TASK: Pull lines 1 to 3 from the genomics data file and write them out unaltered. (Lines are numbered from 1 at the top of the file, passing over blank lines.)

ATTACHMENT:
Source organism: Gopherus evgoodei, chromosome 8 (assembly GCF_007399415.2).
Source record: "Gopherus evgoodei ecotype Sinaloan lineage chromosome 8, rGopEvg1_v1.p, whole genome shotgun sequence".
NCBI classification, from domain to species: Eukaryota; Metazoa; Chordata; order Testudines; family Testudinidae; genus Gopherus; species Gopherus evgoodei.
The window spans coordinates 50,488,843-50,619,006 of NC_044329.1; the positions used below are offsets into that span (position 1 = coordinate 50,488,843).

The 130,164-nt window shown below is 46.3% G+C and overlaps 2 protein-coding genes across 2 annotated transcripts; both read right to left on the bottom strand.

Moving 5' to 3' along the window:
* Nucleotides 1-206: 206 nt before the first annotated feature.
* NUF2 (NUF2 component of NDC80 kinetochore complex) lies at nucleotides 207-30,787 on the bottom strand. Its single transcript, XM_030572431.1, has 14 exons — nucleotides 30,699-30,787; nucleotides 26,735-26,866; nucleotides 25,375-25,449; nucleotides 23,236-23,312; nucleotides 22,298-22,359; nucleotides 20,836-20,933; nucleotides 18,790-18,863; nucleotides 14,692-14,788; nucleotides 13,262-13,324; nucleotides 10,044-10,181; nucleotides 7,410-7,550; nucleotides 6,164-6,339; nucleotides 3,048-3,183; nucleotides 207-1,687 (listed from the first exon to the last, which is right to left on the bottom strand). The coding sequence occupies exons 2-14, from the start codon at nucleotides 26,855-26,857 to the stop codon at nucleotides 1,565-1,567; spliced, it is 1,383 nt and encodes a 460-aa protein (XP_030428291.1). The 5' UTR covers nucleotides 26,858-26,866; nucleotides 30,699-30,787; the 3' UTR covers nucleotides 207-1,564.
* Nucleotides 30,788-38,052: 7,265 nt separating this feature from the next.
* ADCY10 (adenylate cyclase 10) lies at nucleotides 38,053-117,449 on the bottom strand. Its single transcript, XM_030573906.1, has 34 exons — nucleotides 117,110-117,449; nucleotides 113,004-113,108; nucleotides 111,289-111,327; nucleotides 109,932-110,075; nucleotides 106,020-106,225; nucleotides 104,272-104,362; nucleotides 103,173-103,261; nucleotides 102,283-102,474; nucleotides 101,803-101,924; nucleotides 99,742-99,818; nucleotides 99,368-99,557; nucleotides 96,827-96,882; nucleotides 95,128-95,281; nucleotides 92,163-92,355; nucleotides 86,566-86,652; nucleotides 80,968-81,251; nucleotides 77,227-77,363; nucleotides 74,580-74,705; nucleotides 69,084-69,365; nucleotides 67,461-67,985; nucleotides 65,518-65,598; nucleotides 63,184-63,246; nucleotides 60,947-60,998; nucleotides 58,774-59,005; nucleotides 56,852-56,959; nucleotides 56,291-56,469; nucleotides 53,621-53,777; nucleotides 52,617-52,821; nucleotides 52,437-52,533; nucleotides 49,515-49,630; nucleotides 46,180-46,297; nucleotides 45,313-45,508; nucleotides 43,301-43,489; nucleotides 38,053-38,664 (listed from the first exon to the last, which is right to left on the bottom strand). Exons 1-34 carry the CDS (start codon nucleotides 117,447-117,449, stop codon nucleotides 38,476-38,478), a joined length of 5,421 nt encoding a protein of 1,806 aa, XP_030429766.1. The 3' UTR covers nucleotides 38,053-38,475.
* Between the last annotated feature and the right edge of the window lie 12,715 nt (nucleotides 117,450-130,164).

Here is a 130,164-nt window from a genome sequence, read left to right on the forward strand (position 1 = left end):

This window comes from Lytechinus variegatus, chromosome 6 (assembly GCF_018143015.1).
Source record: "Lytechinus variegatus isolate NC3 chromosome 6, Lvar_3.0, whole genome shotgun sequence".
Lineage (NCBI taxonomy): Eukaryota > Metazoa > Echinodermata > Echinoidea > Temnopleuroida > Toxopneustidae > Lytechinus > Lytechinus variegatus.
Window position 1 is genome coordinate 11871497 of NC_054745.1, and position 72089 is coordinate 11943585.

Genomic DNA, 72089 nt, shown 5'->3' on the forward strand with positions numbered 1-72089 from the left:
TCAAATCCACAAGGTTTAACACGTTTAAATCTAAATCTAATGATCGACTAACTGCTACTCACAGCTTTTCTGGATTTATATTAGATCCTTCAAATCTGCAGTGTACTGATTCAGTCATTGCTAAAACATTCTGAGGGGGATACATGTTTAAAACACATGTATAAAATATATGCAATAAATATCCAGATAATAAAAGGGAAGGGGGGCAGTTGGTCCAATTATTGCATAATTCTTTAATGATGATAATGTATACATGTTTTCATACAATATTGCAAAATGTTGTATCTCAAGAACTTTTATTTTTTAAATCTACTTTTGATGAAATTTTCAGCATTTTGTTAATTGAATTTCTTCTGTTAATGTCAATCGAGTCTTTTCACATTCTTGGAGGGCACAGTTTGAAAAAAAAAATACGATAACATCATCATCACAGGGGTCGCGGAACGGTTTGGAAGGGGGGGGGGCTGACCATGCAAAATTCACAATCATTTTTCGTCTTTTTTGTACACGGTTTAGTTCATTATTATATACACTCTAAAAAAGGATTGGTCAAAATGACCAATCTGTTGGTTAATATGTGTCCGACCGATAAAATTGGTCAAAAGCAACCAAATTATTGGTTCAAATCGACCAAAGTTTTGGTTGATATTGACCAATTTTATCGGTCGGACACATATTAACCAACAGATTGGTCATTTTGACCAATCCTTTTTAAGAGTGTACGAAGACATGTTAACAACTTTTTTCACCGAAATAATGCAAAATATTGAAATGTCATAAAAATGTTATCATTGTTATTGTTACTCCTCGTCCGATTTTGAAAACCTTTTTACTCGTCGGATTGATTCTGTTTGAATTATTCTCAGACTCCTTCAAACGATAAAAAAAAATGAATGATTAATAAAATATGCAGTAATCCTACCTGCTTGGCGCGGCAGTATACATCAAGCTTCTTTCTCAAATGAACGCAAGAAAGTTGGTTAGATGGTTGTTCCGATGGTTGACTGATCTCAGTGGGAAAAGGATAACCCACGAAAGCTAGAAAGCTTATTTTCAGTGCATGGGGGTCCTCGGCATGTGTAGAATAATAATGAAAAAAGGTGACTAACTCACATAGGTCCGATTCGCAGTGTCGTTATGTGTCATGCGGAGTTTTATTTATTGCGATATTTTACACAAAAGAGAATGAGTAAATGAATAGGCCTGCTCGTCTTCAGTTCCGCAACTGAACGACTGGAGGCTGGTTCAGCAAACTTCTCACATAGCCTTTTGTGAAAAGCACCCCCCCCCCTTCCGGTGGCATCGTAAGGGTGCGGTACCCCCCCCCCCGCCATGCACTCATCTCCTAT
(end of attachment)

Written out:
Source organism: Gopherus evgoodei, chromosome 8 (assembly GCF_007399415.2).
Source record: "Gopherus evgoodei ecotype Sinaloan lineage chromosome 8, rGopEvg1_v1.p, whole genome shotgun sequence".
NCBI classification, from domain to species: Eukaryota; Metazoa; Chordata; order Testudines; family Testudinidae; genus Gopherus; species Gopherus evgoodei.